Sunday, February 20, 2011
Richardson Aide Got Help From Correras
By Mike Gallagher
Copyright © 2011 Albuquerque Journal
Journal Investigative Reporter
At the same time Marc Correra was getting paid millions of dollars in fees for helping secure investments from two state agencies run by Gov. Bill Richardson appointees, he was in business with Richardson's presidential campaign manager and former chief of staff, Dave Contarino.
The payment of those so-called third party placement fees to Correra, along with decisions by the State Investment Council and Educational Retirement Board about which companies would get the state business that generated them, figure prominently in ongoing federal regulatory and criminal investigations.
They also are an issue in a separate civil lawsuit alleging New Mexico taxpayers were defrauded through pay-to-play schemes involving the investment funds.
The business deal between Marc and Claudia Correra and Dave Contarino and Linda Marquette-Contarino was struck in spring 2007 — at the same time Richardson's unsuccessful campaign for the Democratic presidential nomination was ramping up.
The Contarinos are the only people listed as members in Zan LLC on Public Regulation Commission filings in April 2007.
In June 2007, Zan LLC secured a line of credit for up to $720,000 from State National Bank in Las Cruces, and the Contarinos and Correras signed individually and as members of Zan.
Linda Marquette-Contarino told the Journal last week that she and her husband were unaware at the time that Marc Correra was receiving placement fees related to state investment business.
Richardson did not respond to a Journal question about whether he was aware of the business dealings between the Contarinos and the Correras.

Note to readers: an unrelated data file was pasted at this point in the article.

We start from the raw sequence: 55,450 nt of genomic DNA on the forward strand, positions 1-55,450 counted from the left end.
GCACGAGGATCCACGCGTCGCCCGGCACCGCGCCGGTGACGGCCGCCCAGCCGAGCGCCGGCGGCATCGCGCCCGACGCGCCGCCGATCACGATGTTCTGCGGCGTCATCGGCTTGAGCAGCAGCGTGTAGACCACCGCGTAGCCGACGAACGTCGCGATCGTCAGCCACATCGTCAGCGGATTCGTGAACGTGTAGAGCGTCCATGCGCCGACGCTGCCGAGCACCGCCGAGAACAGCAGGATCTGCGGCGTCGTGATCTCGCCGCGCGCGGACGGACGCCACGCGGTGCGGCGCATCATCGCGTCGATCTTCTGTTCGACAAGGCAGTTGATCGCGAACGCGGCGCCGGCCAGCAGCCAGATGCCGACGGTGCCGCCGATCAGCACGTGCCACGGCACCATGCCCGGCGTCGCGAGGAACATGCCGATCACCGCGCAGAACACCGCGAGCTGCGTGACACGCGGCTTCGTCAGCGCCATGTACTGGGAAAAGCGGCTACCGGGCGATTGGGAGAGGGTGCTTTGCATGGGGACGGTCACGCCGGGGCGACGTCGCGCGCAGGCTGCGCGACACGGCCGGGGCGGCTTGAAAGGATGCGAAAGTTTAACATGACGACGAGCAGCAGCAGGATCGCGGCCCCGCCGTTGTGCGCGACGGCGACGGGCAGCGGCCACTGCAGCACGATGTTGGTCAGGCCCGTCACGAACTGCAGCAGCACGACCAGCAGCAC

The line of credit was secured by a mortgage on property at 2802 Doral Court in Las Cruces, the offices for Bueno Title and Escrow Co., which according to state records is owned by Dave Contarino and his wife, Linda Marquette-Contarino.
Documents on file with the Doña Ana County Clerk's Office show liens against the property could not exceed $720,000 and reference a promissory note for $360,000 from the bank.
Marquette-Contarino also confirmed that she and her husband received financial backing for the title company business from Anthony Correra, Marc's father and a key Richardson insider who helped bring State Investment Officer Gary Bland to the Richardson administration.
Bland was a key decision-maker in the process of which firms would get state investment business.
Bland resigned in the face of a no-confidence vote triggered in part by the placement fees Marc Correra began receiving as early as 2004. The fees didn't become public until April 2009 when the State Investment Council released the information in response to a Journal records request.
Contarino forwarded an e-mail request for a Journal interview to his wife, who responded by asking that all questions be directed to her by e-mail.
Marquette-Contarino said in a subsequent response to those questions that she was the founder and managing member of Bueno Title and Escrow.
In her e-mail, Marquette-Contarino said that in 2007 she was looking to expand her Santa Fe title company business to Las Cruces.
"I was looking to expand to Las Cruces and approached a few individuals for support, including Anthony Correra, who I had known for a few years.
"Anthony agreed to provide a small business loan to help get the company started. He arranged financing through L2, which, he explained to me, was a Trust for the benefit of his two grandsons (Lorenzo and Luca, I believe, therefore the name "L2") with their father, Marc Correra, as trustee."
She said the line of credit with the Las Cruces bank was paid off two years ago with no money from the Correras.
"At that time, we bought out the Correras, immediately after we first learned, through public media reports, of Marc Correra's work with New Mexico state investments. Before that, my husband and I had absolutely no knowledge of Marc Correra's activities," she said.